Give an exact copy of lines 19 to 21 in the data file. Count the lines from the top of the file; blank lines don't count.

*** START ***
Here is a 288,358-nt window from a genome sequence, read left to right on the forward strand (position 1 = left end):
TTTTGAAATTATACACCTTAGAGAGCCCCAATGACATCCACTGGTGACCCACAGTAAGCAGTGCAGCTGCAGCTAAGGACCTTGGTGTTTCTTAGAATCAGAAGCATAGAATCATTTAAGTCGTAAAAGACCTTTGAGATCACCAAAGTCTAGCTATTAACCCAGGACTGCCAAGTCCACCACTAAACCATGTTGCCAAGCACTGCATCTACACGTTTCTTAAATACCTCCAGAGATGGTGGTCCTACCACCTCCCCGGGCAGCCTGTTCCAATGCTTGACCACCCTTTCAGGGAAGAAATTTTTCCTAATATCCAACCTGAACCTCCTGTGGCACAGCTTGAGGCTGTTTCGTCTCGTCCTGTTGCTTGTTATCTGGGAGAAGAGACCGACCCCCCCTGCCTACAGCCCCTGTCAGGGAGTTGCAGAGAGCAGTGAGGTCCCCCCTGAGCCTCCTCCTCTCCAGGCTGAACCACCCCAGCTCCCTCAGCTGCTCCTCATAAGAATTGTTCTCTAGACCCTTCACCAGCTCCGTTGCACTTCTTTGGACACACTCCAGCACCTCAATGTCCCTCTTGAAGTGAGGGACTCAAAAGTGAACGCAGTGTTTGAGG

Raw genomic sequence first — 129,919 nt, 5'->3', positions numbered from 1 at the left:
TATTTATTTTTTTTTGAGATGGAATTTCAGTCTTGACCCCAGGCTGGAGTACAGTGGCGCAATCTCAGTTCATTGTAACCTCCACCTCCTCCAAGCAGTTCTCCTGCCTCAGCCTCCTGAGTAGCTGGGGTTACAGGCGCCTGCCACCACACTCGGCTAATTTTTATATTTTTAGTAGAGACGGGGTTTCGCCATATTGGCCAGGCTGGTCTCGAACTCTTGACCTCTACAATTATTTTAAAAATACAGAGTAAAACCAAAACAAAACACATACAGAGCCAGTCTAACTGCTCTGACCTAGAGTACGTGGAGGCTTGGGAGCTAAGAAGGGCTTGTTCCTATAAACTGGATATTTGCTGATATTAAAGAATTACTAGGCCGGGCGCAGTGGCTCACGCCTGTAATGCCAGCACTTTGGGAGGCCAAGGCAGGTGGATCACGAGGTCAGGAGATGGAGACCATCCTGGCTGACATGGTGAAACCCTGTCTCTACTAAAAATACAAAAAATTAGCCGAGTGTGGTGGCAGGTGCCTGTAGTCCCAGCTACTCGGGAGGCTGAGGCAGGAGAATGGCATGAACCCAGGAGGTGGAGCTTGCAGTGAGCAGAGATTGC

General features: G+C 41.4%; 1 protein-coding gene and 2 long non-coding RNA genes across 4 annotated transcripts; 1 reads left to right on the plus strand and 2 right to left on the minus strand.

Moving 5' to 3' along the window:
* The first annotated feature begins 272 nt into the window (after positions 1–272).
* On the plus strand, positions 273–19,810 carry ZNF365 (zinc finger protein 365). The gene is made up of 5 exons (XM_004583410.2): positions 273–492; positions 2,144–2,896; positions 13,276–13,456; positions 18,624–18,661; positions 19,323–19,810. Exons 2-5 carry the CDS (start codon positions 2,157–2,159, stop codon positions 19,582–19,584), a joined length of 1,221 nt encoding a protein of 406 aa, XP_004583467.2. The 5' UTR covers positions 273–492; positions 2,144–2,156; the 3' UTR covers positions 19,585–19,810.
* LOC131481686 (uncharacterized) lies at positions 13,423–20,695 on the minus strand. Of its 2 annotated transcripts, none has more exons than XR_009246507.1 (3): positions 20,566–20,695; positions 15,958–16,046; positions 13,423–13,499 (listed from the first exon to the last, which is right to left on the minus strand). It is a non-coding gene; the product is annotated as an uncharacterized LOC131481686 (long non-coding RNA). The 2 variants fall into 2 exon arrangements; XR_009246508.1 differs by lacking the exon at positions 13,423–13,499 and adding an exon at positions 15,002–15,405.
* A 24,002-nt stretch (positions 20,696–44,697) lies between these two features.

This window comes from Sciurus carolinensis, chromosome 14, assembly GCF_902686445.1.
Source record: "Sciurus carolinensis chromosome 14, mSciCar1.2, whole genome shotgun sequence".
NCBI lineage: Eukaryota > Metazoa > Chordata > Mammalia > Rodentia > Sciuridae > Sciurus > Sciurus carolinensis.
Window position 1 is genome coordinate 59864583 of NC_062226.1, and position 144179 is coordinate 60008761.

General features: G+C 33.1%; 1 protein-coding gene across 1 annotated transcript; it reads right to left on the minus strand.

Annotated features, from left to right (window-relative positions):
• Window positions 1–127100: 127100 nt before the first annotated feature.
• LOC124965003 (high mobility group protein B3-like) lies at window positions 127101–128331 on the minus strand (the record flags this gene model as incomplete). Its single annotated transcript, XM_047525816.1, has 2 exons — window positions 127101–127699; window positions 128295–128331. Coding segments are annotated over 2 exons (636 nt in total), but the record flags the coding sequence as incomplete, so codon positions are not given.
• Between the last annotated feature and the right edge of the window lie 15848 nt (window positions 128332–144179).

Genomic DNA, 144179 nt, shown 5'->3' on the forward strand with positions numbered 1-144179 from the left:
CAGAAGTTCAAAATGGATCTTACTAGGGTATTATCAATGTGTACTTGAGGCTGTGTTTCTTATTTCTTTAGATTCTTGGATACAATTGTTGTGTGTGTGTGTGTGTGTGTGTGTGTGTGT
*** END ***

• Between the last annotated feature and the right edge of the window lie 15848 nt (window positions 128332–144179).

Genomic DNA, 144179 nt, shown 5'->3' on the forward strand with positions numbered 1-144179 from the left:
CAGAAGTTCAAAATGGATCTTACTAGGGTATTATCAATGTGTACTTGAGGCTGTGTTTCTTATTTCTTTAGATTCTTGGATACAATTGTTGTGTGTGTGTGTGTGTGTGTGTGTGTGTGT